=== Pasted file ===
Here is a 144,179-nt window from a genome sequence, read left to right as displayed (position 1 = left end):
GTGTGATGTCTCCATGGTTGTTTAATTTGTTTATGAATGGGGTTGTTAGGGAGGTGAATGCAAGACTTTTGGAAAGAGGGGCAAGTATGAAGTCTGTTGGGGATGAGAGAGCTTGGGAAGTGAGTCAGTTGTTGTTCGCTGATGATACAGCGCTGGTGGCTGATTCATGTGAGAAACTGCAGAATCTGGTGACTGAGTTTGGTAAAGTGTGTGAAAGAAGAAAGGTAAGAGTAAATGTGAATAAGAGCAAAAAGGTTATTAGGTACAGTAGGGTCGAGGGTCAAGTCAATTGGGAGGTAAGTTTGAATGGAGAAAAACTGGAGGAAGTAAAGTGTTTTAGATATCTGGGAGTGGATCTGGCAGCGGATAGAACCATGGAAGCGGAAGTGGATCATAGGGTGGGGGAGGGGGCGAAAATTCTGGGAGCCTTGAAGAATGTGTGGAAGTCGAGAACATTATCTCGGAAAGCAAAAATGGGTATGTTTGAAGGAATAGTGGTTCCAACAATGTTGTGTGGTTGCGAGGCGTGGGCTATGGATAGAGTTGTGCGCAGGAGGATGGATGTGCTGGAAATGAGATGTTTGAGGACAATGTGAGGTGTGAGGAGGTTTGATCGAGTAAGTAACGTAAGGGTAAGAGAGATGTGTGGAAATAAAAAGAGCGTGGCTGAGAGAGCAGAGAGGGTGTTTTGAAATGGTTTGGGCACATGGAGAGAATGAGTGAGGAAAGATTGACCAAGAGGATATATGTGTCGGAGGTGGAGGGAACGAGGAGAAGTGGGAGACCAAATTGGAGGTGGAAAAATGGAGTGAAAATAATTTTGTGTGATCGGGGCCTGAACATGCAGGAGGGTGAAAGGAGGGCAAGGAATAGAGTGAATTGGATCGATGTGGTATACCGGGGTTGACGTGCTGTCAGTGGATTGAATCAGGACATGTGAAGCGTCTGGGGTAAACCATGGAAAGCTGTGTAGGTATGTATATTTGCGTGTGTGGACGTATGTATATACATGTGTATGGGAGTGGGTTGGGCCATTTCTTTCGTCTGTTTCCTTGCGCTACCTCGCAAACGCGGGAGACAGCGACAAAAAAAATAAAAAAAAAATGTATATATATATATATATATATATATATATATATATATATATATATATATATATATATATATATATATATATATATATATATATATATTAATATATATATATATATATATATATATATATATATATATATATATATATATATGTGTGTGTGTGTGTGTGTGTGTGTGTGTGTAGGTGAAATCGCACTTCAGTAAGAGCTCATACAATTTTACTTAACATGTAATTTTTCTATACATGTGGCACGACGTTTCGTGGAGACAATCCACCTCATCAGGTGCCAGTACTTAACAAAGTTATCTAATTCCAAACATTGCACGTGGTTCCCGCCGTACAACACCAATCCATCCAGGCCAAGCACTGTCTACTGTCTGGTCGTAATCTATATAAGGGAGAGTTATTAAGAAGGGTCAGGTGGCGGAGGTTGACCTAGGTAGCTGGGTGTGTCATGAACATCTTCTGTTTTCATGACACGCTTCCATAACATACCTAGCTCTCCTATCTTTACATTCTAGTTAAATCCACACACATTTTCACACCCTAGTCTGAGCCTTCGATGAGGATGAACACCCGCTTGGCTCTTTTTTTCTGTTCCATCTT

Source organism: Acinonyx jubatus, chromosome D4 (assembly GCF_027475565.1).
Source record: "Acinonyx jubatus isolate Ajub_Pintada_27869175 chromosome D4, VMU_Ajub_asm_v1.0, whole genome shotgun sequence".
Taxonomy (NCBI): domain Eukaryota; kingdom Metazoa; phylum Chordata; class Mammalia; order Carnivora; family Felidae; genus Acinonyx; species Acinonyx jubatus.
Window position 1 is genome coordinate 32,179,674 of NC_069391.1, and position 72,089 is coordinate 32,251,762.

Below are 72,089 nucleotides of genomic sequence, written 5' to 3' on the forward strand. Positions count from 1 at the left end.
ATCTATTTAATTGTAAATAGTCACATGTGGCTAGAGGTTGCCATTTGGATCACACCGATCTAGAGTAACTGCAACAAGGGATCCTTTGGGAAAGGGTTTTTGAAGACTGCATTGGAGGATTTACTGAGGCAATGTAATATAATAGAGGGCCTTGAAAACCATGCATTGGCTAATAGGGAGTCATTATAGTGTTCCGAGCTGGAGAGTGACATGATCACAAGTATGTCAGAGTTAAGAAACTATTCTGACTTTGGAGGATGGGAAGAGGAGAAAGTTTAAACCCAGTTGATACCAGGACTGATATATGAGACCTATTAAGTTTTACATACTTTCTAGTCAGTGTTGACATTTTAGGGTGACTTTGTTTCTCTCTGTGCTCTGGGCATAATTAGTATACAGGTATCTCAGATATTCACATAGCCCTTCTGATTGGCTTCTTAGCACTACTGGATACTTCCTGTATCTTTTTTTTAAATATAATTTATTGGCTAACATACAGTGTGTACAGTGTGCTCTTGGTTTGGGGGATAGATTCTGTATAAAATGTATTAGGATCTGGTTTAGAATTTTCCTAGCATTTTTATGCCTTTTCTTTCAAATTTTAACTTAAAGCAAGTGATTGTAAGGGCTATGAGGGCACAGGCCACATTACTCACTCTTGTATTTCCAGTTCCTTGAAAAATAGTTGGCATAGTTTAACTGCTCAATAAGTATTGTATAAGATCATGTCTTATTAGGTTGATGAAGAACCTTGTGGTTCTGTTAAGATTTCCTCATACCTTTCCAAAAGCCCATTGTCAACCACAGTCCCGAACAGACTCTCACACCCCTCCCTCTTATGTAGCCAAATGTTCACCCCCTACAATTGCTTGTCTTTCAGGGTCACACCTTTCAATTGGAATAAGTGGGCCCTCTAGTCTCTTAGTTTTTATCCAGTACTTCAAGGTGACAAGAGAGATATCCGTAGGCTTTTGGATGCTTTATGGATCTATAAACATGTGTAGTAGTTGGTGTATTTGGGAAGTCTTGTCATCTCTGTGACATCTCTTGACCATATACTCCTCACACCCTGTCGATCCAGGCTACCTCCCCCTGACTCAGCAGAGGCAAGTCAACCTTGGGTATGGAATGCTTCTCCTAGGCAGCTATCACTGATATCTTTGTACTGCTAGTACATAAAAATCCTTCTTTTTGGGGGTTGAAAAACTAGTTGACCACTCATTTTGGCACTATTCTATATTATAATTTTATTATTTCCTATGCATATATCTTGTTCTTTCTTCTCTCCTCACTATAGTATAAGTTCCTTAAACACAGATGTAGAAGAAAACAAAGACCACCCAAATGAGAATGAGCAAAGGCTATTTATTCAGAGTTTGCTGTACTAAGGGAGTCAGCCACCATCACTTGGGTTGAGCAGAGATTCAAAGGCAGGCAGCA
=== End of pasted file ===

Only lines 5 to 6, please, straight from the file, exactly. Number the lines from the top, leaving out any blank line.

Taxonomy (NCBI): domain Eukaryota; kingdom Metazoa; phylum Chordata; class Mammalia; order Carnivora; family Felidae; genus Acinonyx; species Acinonyx jubatus.
Window position 1 is genome coordinate 32,179,674 of NC_069391.1, and position 72,089 is coordinate 32,251,762.